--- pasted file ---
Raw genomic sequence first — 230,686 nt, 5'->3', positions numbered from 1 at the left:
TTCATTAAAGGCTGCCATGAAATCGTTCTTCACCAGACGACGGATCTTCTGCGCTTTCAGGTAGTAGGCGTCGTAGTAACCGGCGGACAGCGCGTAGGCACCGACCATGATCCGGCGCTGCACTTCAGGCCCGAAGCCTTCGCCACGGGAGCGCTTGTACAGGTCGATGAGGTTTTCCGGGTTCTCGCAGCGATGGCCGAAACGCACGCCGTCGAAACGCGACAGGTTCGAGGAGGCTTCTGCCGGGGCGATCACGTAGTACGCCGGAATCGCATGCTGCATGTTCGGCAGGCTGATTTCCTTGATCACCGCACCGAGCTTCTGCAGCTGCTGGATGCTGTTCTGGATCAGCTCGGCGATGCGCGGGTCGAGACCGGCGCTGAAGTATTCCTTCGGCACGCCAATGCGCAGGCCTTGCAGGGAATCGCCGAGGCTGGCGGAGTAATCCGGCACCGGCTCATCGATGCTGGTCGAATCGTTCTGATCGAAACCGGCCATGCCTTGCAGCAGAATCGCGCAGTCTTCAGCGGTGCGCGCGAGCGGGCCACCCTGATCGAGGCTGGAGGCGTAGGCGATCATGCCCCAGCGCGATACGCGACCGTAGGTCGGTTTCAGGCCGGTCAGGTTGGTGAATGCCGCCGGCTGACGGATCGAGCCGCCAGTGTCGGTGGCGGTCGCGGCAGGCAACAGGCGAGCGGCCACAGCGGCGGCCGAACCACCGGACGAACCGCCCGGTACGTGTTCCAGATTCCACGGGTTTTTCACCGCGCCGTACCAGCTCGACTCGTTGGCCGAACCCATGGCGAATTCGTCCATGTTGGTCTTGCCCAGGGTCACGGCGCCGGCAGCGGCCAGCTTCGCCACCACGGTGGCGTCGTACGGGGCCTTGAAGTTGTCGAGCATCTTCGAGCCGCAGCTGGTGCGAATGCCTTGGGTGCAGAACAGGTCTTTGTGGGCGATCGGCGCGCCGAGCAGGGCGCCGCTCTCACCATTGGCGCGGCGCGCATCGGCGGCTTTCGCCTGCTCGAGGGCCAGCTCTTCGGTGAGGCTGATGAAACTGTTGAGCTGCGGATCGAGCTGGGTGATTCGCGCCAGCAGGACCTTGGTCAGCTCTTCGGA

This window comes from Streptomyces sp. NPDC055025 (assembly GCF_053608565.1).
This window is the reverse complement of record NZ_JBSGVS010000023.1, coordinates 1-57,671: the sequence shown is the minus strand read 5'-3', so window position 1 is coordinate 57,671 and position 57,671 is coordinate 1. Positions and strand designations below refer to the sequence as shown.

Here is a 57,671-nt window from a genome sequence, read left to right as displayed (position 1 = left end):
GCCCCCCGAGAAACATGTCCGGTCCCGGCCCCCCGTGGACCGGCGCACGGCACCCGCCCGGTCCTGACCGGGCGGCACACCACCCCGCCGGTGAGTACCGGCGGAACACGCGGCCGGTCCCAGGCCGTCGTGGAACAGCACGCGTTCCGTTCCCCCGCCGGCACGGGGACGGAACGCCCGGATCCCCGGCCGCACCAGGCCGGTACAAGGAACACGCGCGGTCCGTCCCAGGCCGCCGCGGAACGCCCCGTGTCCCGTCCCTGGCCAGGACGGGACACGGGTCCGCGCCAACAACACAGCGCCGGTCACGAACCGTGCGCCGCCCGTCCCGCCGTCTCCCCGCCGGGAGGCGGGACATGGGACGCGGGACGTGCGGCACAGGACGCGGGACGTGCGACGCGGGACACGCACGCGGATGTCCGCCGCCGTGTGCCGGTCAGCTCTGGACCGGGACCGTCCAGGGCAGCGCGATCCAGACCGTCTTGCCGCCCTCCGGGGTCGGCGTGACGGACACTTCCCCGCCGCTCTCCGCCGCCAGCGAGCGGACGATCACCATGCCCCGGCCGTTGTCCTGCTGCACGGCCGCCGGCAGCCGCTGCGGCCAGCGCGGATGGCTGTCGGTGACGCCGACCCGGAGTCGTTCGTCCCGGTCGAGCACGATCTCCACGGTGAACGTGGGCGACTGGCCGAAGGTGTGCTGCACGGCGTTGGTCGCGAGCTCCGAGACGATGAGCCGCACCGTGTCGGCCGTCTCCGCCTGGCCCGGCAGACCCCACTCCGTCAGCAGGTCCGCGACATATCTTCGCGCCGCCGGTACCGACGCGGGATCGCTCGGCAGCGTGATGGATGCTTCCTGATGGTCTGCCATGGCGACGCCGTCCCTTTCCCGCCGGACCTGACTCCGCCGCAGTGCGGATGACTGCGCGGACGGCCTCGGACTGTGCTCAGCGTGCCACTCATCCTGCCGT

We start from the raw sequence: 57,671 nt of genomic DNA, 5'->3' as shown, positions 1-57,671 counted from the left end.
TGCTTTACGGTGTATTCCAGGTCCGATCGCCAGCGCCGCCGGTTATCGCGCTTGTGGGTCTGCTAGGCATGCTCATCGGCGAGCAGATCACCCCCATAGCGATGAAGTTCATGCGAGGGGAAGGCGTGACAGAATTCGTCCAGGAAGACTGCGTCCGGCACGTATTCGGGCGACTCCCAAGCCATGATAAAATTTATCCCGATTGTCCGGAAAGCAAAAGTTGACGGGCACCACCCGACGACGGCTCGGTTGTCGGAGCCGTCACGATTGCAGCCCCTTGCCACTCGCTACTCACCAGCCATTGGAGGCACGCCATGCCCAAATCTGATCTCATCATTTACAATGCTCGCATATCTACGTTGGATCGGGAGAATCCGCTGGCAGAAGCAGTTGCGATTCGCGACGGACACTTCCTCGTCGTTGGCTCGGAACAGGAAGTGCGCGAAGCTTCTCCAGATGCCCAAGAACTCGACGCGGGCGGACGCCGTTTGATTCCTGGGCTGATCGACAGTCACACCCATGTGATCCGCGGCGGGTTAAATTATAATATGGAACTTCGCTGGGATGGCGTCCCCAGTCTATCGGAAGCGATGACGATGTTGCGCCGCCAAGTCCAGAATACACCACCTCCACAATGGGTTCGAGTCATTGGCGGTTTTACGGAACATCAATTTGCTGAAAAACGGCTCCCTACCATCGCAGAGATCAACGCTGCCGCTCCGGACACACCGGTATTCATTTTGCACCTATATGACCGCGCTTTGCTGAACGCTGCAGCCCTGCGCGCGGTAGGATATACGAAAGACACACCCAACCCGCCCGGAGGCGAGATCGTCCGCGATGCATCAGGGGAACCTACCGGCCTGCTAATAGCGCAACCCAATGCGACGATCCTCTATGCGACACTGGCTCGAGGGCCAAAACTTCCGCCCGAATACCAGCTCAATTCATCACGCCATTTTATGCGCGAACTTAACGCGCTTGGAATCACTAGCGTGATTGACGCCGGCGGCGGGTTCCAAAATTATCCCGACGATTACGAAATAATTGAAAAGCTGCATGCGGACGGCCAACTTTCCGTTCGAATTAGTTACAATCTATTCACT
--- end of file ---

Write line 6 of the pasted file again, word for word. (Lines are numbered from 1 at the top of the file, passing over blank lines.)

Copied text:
GCCCCCCGAGAAACATGTCCGGTCCCGGCCCCCCGTGGACCGGCGCACGGCACCCGCCCGGTCCTGACCGGGCGGCACACCACCCCGCCGGTGAGTACCGGCGGAACACGCGGCCGGTCCCAGGCCGTCGTGGAACAGCACGCGTTCCGTTCCCCCGCCGGCACGGGGACGGAACGCCCGGATCCCCGGCCGCACCAGGCCGGTACAAGGAACACGCGCGGTCCGTCCCAGGCCGCCGCGGAACGCCCCGTGTCCCGTCCCTGGCCAGGACGGGACACGGGTCCGCGCCAACAACACAGCGCCGGTCACGAACCGTGCGCCGCCCGTCCCGCCGTCTCCCCGCCGGGAGGCGGGACATGGGACGCGGGACGTGCGGCACAGGACGCGGGACGTGCGACGCGGGACACGCACGCGGATGTCCGCCGCCGTGTGCCGGTCAGCTCTGGACCGGGACCGTCCAGGGCAGCGCGATCCAGACCGTCTTGCCGCCCTCCGGGGTCGGCGTGACGGACACTTCCCCGCCGCTCTCCGCCGCCAGCGAGCGGACGATCACCATGCCCCGGCCGTTGTCCTGCTGCACGGCCGCCGGCAGCCGCTGCGGCCAGCGCGGATGGCTGTCGGTGACGCCGACCCGGAGTCGTTCGTCCCGGTCGAGCACGATCTCCACGGTGAACGTGGGCGACTGGCCGAAGGTGTGCTGCACGGCGTTGGTCGCGAGCTCCGAGACGATGAGCCGCACCGTGTCGGCCGTCTCCGCCTGGCCCGGCAGACCCCACTCCGTCAGCAGGTCCGCGACATATCTTCGCGCCGCCGGTACCGACGCGGGATCGCTCGGCAGCGTGATGGATGCTTCCTGATGGTCTGCCATGGCGACGCCGTCCCTTTCCCGCCGGACCTGACTCCGCCGCAGTGCGGATGACTGCGCGGACGGCCTCGGACTGTGCTCAGCGTGCCACTCATCCTGCCGT